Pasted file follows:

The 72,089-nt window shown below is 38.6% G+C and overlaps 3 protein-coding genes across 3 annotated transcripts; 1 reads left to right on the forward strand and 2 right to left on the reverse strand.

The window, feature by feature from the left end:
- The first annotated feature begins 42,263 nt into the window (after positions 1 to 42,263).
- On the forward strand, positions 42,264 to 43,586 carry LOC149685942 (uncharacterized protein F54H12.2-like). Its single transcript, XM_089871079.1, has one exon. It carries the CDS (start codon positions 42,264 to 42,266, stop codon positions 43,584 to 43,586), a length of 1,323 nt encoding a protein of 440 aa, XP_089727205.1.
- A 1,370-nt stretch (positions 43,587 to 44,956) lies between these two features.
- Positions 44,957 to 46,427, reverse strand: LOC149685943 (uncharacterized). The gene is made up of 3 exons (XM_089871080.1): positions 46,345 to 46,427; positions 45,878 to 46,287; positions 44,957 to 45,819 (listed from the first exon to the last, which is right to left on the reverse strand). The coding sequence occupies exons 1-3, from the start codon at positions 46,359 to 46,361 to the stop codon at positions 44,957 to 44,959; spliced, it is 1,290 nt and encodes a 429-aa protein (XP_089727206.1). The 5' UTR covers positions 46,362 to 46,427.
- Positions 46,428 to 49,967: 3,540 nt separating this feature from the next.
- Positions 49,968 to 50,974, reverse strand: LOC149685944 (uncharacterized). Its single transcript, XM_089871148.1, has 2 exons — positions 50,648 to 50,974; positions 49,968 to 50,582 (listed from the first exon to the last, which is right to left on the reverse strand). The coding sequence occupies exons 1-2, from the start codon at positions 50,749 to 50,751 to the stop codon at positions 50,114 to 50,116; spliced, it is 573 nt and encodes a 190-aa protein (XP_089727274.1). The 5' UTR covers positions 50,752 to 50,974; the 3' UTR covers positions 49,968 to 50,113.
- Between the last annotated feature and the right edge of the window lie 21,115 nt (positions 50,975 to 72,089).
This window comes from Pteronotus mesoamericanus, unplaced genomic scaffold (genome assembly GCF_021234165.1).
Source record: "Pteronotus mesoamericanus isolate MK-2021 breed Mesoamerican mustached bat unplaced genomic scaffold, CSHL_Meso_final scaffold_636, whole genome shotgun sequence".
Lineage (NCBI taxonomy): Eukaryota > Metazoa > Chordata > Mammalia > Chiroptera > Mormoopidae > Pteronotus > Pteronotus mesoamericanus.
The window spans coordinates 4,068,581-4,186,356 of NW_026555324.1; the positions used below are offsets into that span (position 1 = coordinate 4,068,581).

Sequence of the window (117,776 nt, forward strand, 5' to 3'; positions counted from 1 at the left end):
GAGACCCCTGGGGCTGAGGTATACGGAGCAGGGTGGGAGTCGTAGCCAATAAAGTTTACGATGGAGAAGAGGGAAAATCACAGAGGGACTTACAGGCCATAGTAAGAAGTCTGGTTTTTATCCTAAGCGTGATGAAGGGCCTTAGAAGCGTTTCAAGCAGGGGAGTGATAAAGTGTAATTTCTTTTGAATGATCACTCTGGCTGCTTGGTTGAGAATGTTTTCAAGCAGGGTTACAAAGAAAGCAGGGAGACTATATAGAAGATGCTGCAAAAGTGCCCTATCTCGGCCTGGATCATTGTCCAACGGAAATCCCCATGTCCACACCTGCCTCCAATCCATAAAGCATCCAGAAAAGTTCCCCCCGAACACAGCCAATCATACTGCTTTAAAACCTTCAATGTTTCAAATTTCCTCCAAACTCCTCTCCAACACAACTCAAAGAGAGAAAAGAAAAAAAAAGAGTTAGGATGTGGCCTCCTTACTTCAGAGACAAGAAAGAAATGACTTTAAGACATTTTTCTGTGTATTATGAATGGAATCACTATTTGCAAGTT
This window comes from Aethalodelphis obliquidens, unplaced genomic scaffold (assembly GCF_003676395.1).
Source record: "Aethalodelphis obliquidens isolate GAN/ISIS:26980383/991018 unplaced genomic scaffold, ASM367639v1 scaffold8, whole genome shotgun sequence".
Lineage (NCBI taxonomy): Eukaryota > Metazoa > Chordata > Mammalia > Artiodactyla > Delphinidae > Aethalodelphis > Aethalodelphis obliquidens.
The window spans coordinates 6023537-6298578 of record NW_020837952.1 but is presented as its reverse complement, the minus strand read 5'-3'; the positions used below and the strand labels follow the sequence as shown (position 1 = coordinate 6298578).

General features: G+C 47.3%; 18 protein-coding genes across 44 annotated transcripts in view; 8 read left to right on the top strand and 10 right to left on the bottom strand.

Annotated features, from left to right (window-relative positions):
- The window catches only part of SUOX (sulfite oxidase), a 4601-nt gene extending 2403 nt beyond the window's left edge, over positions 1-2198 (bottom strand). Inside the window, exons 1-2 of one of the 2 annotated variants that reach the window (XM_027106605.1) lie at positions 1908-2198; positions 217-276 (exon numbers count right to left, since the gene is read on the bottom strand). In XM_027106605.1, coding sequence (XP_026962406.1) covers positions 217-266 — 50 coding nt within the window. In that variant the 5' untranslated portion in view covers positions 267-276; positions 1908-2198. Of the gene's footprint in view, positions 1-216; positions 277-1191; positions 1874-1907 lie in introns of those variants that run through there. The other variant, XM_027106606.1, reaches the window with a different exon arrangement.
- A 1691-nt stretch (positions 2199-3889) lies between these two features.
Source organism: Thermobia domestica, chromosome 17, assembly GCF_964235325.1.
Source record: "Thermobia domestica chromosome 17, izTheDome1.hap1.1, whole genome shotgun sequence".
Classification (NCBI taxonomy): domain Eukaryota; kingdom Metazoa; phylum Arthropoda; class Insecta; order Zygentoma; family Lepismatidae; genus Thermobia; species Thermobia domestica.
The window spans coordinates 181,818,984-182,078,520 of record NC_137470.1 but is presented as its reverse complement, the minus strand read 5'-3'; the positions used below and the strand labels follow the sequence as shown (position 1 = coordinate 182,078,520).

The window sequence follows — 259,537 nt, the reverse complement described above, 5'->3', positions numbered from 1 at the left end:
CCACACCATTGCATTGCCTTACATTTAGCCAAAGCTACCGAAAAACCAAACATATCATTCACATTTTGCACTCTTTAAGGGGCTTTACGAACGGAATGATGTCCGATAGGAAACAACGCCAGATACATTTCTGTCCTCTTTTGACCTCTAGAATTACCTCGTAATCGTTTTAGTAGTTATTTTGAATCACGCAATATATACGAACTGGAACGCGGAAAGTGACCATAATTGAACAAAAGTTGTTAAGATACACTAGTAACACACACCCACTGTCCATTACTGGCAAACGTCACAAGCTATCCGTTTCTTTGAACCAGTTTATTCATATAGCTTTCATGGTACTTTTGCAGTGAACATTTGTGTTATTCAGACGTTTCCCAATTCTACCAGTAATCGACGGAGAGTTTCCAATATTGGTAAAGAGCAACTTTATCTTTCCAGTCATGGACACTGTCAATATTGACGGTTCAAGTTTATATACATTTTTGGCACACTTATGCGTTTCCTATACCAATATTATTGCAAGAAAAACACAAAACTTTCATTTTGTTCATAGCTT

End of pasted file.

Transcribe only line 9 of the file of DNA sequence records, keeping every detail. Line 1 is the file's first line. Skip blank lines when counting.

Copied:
- Between the last annotated feature and the right edge of the window lie 21,115 nt (positions 50,975 to 72,089).